Is light kinetic or potential energy?
Energy comes in two basic forms: potential and kinetic. Potential Energy is any type of stored energy. It can be chemical, nuclear, gravitational, or mechanical. Electricity is the kinetic energy of flowing electrons between atoms.
Electricity flows through a thin wire in the light bulb called the filament. Therefore as a result of this, the filament heats up and starts glowing, converting electrical energy to light energy. This is because of the Joule-effect, which means that resistances heat up when electrical current runs through them.
- With newer light bulbs designed to use less energy, wattage is no longer a reliable way to gauge a light bulb's brightness. Lumens measure brightness. A standard 60-watt incandescent bulb, for example, produces about 800 lumens of light. By comparison, a CFL bulb produces that same 800 lumens using less than 15 watts.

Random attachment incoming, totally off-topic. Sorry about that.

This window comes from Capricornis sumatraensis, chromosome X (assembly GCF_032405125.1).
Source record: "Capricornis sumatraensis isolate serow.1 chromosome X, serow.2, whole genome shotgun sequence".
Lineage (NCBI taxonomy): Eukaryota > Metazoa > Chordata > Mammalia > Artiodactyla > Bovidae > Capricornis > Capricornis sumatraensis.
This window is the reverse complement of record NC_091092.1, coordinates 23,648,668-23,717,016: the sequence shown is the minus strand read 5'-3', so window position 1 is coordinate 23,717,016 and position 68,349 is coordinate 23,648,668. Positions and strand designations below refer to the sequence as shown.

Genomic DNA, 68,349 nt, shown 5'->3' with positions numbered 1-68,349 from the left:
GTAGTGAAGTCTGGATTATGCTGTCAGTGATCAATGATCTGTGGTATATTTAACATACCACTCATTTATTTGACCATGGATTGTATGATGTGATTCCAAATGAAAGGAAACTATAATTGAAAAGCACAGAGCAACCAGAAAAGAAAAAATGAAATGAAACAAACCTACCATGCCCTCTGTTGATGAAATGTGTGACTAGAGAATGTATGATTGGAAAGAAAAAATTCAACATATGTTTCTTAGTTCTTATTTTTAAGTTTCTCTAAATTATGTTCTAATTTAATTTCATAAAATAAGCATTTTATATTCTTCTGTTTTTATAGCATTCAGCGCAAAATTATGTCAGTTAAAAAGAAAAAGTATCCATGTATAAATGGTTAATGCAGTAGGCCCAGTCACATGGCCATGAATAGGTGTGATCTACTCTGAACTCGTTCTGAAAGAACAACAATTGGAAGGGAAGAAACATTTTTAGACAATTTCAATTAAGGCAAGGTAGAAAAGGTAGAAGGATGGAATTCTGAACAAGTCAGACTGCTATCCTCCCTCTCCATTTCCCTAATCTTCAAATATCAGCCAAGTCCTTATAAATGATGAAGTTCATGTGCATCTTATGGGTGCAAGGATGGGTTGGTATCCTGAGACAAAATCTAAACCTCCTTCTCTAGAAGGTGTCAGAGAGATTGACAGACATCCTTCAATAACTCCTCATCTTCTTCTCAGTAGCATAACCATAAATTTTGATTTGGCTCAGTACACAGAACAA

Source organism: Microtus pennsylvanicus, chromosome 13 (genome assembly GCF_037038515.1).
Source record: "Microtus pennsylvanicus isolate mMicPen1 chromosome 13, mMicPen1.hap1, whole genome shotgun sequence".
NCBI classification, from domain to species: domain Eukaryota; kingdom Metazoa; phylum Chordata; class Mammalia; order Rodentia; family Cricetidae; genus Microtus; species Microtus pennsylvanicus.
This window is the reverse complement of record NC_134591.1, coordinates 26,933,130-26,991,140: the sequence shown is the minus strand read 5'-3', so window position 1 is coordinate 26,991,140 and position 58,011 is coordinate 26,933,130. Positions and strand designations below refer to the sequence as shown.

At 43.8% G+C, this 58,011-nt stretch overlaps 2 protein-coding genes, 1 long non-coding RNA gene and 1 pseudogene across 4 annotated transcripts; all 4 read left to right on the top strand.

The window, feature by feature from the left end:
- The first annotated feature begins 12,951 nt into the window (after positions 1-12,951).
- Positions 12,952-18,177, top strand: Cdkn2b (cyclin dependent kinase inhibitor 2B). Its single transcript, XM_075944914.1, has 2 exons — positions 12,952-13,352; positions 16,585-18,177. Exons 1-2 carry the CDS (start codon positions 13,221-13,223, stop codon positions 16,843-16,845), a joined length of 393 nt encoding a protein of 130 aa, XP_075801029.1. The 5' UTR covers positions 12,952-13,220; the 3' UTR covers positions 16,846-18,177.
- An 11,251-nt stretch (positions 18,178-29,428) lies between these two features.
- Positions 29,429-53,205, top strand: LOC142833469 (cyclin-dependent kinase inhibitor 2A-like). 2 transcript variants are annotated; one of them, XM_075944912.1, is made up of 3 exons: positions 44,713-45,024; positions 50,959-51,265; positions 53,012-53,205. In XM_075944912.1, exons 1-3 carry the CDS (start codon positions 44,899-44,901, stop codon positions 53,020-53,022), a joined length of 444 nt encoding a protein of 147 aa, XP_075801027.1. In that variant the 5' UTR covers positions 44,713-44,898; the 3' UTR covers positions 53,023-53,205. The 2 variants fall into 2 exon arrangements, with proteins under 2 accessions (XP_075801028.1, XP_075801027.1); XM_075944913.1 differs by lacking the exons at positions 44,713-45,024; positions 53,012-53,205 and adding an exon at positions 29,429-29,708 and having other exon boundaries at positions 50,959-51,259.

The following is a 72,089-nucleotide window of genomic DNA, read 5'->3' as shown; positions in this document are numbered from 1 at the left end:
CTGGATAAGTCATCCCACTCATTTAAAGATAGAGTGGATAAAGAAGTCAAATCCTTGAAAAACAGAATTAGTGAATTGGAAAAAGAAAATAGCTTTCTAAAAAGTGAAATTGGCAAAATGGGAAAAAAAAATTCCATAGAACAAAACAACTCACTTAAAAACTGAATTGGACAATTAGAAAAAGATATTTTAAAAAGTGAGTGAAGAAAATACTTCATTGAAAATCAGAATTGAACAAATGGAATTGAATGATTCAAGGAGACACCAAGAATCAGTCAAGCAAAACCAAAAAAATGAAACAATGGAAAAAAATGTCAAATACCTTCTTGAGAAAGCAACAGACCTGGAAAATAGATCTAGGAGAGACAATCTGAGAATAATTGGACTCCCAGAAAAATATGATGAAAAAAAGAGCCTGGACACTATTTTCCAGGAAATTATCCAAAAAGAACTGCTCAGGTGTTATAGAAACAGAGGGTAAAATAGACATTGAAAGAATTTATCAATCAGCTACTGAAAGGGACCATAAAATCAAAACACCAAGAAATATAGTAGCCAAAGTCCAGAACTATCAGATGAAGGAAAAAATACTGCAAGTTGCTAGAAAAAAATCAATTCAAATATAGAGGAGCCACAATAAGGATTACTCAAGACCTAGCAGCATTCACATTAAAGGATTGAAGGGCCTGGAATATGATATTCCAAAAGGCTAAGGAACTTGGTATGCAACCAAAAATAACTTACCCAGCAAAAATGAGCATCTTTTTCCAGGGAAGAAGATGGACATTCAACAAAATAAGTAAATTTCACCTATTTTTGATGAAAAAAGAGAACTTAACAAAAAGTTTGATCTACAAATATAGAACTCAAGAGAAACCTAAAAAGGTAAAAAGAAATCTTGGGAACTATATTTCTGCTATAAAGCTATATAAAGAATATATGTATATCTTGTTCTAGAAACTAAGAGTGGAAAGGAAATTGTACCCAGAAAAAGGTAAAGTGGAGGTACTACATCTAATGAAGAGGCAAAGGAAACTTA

- As the current travels through the wires and the filament, the filament heats up to the point where it begins to emit photons, which are small packets of visible light. In a typical 60-watt light bulb, the filament is made of a long, thin length of tungsten metal. They generate a lot of heat.
- The electric light, one of the everyday conveniences that most affects our lives, was invented in 1879 by Thomas Alva Edison. He was neither the first nor the only person trying to invent an incandescent light bulb. Function: An electric lamp in which a filament is heated to incandescence by an electric current.
Updated: 2nd October 2019